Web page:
Above painting: Louis Jean Francois - Mars and Venus an Allegory of Peace
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Monday, September 12, 2011

“Jumps” – The Comfy & Sexy Alternative to Georgian Stays

Welcome back to History Undressed, Lucinda Brant, author of fascinating and sensual Georgian romance and mystery!  I'm excited to have you back and today's post is sure to captivate, one of my fav topics--underpinings! Leave a comment for you chance to win an ebook copy of Lucinda's latest release, AUTUMN DUCHESS!

“Jumps” – The Comfy & Sexy Alternative to Georgian Stays
by Lucinda Brant

Detail from Tight Lacing, or Fashion before Ease
Think Eighteenth Century female undergarments and usually the first article to come to mind is the corset, or stays. Worn over the chemise to cover the breasts and upper torso, stays were made from a variety of materials, cotton to silk, depending on the occasion and most often had a square neckline. The enduring image of a pair of stays is the caricatures of women being laced too tightly; the stays being laced together at the back, and thus requiring an attendant to help dress and undress the wearer. To ensure the requisite conical shape, stays were stiffened with all manner of materials, from buckram (hardened linen or cotton) to whalebone, which also ensured the wearer kept an upright posture. Contrary to popular myth, stays, if worn and laced correctly (it was almost impossible to lace too tightly because eyelets were reinforced with stitching not metal - metal eyelets being a nineteenth century invention) were not uncomfortable and the wearer was able to carry out most everyday duties without hindrance.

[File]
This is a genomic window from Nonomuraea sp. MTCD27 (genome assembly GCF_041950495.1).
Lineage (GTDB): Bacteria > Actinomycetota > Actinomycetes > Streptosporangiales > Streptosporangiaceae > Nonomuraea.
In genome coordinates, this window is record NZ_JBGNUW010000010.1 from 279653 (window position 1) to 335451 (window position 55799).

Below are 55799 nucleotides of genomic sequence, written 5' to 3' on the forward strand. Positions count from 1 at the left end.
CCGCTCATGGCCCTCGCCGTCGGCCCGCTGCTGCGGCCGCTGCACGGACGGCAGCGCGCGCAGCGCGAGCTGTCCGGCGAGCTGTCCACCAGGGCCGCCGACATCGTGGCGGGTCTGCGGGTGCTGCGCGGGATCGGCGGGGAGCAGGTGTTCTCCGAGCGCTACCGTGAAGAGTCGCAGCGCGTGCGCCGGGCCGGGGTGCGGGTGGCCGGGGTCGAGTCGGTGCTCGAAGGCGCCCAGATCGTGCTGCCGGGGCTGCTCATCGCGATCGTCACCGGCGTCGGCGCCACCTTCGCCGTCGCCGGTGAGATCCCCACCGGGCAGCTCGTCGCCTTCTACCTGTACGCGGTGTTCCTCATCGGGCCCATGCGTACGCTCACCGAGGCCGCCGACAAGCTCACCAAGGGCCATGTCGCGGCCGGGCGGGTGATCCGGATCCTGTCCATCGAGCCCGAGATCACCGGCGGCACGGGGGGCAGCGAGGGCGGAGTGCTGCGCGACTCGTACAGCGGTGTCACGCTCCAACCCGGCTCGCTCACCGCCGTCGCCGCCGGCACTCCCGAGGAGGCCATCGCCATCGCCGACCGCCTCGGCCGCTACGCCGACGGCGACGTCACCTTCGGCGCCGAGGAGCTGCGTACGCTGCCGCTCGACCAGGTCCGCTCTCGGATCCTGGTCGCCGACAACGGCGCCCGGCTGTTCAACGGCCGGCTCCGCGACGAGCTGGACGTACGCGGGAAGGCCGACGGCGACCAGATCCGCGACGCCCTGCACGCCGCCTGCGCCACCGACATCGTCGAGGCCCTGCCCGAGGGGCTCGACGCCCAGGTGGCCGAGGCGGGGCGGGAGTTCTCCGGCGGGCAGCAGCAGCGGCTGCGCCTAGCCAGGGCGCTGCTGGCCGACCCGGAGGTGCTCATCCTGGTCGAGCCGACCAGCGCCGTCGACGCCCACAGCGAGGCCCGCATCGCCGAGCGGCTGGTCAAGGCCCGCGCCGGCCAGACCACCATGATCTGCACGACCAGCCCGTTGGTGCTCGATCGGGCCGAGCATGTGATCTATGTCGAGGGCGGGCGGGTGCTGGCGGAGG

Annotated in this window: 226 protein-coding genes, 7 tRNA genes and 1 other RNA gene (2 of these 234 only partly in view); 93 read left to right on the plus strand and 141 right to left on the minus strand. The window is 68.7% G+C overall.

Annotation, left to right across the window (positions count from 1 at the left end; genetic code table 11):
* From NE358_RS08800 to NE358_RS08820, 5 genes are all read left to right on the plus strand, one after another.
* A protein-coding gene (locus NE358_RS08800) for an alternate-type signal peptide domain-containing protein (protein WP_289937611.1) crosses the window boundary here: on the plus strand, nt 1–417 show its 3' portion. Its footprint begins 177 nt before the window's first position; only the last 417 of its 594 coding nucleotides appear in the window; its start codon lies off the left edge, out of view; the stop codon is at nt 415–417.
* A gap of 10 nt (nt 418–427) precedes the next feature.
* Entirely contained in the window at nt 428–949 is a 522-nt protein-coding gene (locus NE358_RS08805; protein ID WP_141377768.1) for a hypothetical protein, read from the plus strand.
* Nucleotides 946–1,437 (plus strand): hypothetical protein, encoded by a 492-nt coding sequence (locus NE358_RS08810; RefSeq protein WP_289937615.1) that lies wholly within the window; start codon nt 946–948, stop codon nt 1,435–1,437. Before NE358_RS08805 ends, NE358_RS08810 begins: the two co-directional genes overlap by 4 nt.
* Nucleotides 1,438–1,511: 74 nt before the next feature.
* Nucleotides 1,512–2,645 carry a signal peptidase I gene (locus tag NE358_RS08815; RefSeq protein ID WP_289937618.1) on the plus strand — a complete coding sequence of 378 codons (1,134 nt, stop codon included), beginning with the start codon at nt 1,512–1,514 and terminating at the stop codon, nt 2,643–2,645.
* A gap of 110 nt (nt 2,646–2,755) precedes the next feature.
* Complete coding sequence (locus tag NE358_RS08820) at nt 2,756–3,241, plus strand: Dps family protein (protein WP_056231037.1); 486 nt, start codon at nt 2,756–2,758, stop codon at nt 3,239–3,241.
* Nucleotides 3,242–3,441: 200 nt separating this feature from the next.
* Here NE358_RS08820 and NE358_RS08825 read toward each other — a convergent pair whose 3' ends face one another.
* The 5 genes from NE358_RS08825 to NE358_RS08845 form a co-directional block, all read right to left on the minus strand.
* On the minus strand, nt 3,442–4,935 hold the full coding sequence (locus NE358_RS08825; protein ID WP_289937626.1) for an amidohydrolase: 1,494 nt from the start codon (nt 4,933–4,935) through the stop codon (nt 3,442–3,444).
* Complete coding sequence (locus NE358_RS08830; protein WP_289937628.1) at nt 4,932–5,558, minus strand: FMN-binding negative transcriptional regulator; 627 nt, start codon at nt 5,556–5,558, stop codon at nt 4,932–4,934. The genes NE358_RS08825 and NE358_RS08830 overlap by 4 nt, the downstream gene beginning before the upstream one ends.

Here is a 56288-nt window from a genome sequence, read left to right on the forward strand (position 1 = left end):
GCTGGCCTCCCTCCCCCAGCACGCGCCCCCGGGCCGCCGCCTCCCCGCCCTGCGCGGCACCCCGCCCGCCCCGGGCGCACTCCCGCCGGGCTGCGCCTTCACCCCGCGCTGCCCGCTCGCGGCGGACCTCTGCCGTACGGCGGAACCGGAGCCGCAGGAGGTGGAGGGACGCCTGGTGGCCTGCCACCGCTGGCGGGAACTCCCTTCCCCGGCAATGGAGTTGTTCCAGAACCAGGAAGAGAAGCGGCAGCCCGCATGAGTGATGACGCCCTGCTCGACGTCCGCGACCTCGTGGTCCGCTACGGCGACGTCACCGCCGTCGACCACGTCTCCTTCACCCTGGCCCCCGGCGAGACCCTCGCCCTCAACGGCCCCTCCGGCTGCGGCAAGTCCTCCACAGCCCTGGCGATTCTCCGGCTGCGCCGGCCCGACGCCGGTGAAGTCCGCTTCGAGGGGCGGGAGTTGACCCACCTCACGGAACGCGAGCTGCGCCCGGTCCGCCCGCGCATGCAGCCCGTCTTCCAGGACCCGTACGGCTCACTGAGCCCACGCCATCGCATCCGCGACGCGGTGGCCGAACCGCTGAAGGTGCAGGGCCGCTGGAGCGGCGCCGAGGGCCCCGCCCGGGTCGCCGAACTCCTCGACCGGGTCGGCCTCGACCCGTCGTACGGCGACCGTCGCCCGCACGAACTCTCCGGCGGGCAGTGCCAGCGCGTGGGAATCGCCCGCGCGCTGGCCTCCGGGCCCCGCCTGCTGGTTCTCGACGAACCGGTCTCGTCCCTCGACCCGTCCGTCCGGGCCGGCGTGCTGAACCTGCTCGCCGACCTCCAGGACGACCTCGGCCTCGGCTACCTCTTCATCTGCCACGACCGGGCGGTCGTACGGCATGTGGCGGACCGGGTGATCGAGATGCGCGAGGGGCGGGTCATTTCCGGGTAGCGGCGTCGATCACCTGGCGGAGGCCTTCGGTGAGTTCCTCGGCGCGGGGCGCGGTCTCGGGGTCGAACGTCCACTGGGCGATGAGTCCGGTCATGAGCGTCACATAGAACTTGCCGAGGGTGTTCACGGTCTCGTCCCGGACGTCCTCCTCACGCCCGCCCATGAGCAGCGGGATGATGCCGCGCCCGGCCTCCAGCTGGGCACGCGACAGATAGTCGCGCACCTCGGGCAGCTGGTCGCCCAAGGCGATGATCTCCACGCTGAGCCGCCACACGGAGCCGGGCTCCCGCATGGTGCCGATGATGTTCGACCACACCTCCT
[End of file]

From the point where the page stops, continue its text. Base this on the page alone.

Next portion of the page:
Detail of Figured silk jumps with metal closures
Detail Boucher’s La Toilette
A type of stays worn for at-home occasions and often by pregnant and nursing mothers were “jumps”. Jumps were an under bodice similar in shape to stays but without the bones. According to Valerie Steel, author of The Corset, the term comes from the French word jupe - short jacket. Made of silk, cotton or linen and often embroidered, jumps fastened over the breasts with ties such as silk ribbons, buttons and, sometimes, metal hooks. Jumps were looser fitting than stays and padded with cotton yet still provided support for the breasts while not being restrictive. While mostly worn at home they were sometimes worn out on social occasions as part of an ensemble.
Fragonard’s Young Girl Reading
Antonia in AUTUMN DUCHESS wears jumps every day as a matter of course, and not only for at-home occasions. Then again she can do as she pleases, she is a duchess and thus is a leader not a follower of fashion. But it is not fashion that drives her but comfort. She is a voracious reader and spends a good deal of her time curled up in her favorite wingchair with a good book. Fragonard’s Young Girl Reading reveals by her relaxed posture that she too is wearing jumps. Antonia’s husband, the all-powerful Duke of Roxton, Monseigneur, preferred her in jumps. And what man wouldn’t? Removal of stays required considerable effort and two people, with lacings to unravel at the back, when with a tug of a few silk ribbons jumps gaped open to expose as much cleavage as was warranted; the female wearer rendered bare breasted within seconds. Just this thought sends our hero Jonathon’s mind reeling when the widowed Antonia explains to him in a matter-of-fact way the construction of jumps without a thought to the effect her words might have on her rapt male audience of one.

Detail Boucher’s painting of
Mme de Pompadour and the inspiration
for Antonia’s jumps fastened with pink ribbons.